Officers who are moving into administrative positions in criminal justice often ask how they can make their writing more sophisticated. Semicolons are one answer. They are wonderful punctuation marks that writers should use more often, for two reasons:
1. They’re impressive.
2. They’re easy.
Maybe you’re doubting me about #2. Semicolons look fancy, so they have to be difficult, right?
Wrong. Semicolons are just like periods. That’s it!
Take a look at these examples:
Patterson walked back to his car. The hood was up, and his battery was gone. CORRECT
Patterson walked back to his car; the hood was up, and his battery was gone. CORRECT
We continued the count. Bradley’s cell was empty. CORRECT
We continued the count; Bradley’s cell was empty. CORRECT
By now you’ve probably figured out how to use semicolons. Just change the period to a semicolon, and lower-case the next letter (unless it’s a word that’s supposed to be capitalized, like Bradley or September).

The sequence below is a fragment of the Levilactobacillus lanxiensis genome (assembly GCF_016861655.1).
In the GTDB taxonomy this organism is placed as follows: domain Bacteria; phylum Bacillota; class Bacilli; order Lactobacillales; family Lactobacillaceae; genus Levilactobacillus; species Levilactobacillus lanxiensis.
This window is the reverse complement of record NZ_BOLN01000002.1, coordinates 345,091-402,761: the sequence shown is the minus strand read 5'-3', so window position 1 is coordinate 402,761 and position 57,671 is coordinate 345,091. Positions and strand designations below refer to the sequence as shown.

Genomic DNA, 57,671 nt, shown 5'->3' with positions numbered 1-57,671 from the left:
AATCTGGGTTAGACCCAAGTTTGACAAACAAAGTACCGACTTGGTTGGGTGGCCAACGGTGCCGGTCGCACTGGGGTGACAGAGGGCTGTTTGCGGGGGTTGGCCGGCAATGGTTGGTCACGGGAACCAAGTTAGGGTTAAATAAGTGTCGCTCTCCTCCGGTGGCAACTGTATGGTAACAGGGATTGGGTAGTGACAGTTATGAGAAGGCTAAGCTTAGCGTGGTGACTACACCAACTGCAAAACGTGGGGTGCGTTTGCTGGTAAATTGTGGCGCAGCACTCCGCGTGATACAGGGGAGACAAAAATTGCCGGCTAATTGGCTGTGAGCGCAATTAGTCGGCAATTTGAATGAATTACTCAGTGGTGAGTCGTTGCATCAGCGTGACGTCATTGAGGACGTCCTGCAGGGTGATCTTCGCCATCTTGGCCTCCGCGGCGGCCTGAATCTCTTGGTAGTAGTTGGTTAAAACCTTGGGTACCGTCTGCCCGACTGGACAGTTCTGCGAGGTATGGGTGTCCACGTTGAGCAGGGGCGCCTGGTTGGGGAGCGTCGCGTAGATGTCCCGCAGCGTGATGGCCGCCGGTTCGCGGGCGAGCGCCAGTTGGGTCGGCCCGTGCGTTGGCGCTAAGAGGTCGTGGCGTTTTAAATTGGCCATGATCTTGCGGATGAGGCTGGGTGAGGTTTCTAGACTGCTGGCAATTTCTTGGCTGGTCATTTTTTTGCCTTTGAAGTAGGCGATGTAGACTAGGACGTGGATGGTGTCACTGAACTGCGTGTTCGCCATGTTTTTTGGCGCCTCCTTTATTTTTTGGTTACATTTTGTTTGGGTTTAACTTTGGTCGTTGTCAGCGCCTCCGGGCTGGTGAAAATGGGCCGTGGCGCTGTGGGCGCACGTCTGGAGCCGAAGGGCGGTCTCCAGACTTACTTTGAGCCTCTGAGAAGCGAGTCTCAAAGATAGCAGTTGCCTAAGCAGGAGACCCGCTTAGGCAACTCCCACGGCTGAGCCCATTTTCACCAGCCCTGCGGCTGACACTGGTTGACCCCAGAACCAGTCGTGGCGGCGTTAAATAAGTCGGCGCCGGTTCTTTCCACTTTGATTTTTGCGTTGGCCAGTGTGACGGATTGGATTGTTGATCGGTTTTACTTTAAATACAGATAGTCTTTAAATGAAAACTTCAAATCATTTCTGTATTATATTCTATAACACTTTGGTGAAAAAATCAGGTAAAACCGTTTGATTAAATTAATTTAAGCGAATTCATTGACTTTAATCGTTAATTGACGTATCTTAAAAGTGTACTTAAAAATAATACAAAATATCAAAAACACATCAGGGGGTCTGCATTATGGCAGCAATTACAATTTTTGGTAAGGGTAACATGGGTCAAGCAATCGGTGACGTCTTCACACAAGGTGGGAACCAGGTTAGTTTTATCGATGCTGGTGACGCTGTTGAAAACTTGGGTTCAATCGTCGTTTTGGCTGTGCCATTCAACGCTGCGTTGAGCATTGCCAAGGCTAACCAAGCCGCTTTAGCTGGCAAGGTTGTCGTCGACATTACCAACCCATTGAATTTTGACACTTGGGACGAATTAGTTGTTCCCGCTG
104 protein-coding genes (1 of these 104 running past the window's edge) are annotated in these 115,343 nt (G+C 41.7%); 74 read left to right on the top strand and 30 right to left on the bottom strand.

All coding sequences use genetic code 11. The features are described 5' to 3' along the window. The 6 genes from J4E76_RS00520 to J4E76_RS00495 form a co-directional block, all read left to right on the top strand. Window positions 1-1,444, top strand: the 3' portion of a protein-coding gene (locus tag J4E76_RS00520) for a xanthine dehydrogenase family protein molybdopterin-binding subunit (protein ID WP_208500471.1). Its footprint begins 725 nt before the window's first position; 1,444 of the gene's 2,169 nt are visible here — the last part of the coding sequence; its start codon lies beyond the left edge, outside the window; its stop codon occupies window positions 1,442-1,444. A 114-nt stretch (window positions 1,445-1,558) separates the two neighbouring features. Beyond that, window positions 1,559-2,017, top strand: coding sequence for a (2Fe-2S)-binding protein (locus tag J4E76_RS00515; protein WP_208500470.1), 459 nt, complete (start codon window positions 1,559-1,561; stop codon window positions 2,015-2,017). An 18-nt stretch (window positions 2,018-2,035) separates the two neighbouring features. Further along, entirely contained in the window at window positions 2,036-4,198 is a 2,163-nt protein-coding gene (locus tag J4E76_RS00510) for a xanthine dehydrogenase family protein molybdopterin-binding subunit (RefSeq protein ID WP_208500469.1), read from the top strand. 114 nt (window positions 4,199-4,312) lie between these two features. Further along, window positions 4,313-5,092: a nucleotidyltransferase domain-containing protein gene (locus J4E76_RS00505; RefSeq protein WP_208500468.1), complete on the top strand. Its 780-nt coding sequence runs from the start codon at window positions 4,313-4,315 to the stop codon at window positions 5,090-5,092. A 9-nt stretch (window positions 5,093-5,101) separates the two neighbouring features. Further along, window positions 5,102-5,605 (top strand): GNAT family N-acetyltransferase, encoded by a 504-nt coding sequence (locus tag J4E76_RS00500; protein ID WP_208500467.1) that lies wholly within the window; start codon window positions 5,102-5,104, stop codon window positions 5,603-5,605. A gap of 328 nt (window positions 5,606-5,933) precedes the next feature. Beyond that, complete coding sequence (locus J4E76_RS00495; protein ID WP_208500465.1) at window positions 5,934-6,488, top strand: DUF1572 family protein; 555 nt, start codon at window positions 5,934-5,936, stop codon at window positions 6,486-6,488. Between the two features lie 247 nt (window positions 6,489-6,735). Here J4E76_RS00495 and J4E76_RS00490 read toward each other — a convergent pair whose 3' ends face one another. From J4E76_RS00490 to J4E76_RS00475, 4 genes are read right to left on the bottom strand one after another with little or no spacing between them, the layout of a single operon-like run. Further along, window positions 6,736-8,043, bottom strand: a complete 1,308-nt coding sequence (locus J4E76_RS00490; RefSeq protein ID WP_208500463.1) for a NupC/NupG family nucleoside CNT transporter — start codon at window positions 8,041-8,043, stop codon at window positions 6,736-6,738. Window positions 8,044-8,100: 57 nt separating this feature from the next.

Semicolons allow you to sound sophisticated while you’re writing short sentences. Many officers already use them; they add a professional touch to reports. (Did you notice the semicolon?)
Try them yourself! And here’s a good rule of thumb: One semicolon per paragraph. If you’re writing something very short, stick to one semicolon per page.
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